Karen, that's awful about losing your prior domain to hacking. I hope that the company can recover what you had! They ought to have archives, or perhaps you can find at least some of the content by searching for some dates before the hacking occurred. I've recovered some lost web content that way a few times.

    And good luck with your novel!

  • Nan Sanders Pokerwinski

    Thanks for this, Rachel. I used Wix as well and loved how easy and intuitive it was to work with. While I've just begun the agent search and haven't landed one yet, I have gotten a number of nibbles. I have no idea whether the website was a factor, I was glad to have it in place --and to make sure it showed up in Google searches -- when I started sending out queries.

  • Karen A Szklany Writing

    Thank you for an inspiring post.  I might actually try my husband as a head shot photographer before I look elsewhere.  At the moment, I gave up my domain at iPage because they took it down due to it being hacked.  To get it back I would have had to undo everything and then start again from scratch, very expensively.  This made me ery sad.  Since my WordPress blog being part of that package, I lost that, too.  I may try to contact them to see if I can get it back up.  Yet, I now have a sub-domain at Weebly until I finish my first novel and have it published.  I have my nonfiction book linked to there, though, so I have an author's presence.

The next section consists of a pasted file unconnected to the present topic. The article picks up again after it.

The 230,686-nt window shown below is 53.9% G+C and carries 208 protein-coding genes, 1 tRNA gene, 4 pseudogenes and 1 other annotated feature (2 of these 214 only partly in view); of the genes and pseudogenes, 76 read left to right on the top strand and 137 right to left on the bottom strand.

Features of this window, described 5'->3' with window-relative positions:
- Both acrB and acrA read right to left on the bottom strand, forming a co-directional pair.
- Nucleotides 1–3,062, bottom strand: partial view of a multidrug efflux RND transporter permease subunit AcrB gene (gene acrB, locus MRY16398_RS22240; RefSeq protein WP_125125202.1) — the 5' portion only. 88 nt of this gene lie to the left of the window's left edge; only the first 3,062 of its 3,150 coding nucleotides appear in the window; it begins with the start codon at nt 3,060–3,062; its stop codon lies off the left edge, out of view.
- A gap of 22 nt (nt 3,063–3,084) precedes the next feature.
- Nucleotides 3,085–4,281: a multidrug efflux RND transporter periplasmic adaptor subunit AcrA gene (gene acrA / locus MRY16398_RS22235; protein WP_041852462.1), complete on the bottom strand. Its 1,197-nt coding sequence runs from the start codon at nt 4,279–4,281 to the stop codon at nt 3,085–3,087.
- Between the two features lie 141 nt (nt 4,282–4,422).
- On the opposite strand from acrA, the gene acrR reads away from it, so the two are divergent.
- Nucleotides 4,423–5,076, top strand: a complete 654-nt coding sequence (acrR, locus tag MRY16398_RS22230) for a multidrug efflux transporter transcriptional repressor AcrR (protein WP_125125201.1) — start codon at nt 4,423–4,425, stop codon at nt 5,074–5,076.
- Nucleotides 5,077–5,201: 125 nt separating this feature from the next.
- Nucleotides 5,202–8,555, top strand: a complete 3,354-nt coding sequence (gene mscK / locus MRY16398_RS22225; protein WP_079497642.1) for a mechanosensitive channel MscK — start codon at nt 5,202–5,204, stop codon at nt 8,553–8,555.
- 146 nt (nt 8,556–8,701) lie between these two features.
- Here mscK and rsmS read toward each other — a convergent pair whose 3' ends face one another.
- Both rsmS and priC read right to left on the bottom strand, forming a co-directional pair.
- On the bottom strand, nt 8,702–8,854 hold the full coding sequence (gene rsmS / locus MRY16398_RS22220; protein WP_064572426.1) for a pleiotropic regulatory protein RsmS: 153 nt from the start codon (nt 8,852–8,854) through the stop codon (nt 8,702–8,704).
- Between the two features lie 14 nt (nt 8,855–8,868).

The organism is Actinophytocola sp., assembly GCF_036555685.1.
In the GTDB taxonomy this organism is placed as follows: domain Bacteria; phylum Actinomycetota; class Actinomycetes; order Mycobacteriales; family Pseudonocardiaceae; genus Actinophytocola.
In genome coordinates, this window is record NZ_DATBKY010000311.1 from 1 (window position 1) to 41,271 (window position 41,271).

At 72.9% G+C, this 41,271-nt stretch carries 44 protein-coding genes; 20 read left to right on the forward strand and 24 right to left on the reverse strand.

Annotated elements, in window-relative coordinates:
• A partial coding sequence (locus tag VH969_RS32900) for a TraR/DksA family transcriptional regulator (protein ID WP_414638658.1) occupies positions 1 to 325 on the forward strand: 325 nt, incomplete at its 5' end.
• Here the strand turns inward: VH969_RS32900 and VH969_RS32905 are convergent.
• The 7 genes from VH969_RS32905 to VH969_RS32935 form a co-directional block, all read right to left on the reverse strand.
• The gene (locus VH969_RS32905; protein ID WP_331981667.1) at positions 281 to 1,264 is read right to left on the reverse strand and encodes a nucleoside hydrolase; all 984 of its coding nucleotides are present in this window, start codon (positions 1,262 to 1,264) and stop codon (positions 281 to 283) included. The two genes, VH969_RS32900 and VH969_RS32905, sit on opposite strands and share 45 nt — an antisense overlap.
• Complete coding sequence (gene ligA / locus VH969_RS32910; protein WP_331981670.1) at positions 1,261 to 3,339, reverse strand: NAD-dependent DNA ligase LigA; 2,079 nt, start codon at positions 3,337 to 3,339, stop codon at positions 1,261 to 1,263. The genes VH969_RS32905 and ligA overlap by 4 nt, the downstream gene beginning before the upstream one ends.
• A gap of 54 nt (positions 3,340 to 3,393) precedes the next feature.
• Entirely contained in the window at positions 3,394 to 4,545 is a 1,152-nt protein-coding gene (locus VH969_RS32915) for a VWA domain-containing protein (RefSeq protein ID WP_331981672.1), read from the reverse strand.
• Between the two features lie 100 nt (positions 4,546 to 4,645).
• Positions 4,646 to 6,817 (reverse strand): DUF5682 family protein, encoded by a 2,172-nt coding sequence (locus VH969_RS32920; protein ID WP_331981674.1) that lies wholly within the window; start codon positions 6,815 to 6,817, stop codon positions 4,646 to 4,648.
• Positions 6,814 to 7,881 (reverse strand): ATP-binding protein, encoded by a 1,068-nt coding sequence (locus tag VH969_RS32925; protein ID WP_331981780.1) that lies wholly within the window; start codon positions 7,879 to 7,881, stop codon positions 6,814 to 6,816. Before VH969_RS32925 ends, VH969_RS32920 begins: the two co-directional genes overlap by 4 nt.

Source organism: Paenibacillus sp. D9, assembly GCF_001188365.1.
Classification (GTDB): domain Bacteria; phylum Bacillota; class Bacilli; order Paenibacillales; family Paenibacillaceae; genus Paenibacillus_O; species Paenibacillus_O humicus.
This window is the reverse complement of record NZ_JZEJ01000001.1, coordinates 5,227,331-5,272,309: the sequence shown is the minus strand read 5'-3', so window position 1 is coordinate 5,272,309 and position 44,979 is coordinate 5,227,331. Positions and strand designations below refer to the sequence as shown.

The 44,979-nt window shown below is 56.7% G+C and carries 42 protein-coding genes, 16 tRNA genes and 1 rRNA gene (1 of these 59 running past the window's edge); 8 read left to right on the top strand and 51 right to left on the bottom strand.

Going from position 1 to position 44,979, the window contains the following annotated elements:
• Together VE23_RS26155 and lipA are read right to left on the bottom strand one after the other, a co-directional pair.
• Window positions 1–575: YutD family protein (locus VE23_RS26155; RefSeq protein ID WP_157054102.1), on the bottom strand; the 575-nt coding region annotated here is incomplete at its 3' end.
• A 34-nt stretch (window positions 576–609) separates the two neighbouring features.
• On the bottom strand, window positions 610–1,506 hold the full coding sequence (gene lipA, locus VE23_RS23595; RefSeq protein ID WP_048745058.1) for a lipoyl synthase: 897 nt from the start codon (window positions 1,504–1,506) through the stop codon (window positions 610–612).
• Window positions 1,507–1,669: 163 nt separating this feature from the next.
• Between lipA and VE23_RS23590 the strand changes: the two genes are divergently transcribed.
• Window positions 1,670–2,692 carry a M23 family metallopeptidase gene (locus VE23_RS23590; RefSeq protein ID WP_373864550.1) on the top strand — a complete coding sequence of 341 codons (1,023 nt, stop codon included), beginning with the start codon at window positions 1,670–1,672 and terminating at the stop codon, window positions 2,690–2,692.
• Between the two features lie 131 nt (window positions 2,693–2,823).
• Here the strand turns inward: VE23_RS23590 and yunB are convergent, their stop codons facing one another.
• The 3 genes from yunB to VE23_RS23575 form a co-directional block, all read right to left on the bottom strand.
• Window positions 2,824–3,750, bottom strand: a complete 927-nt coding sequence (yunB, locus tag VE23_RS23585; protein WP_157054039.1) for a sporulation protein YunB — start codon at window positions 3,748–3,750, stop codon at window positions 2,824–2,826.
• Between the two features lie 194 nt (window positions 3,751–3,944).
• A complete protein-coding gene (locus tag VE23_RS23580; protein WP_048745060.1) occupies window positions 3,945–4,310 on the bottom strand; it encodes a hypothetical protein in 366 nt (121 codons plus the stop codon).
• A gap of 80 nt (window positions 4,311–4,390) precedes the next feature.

Best of luck in your journey to publication.

  • Sarah Yaw

    Thanks, Rachel! And yes, of course. He's at We're located in Central
    New York.

  • Rachel E. Pollock Revising

    I like it too, Sarah! And you're right, that product shot makes the template's masthead look more customized. Does your husband have a site for his photography? If so, what's the link? It might bring him some clients. I know that the guy who did my shots for me has gotten some bookings from local authors who saw my photos on my business cards handed out at conferences and workshops.

  • Sarah Yaw

    My husband is a prof photog and he took a killer product shot of my book. It makes my DIY site look customized, and I'm sort of proud of it. He also did my headshot. He doesn't like it. I do.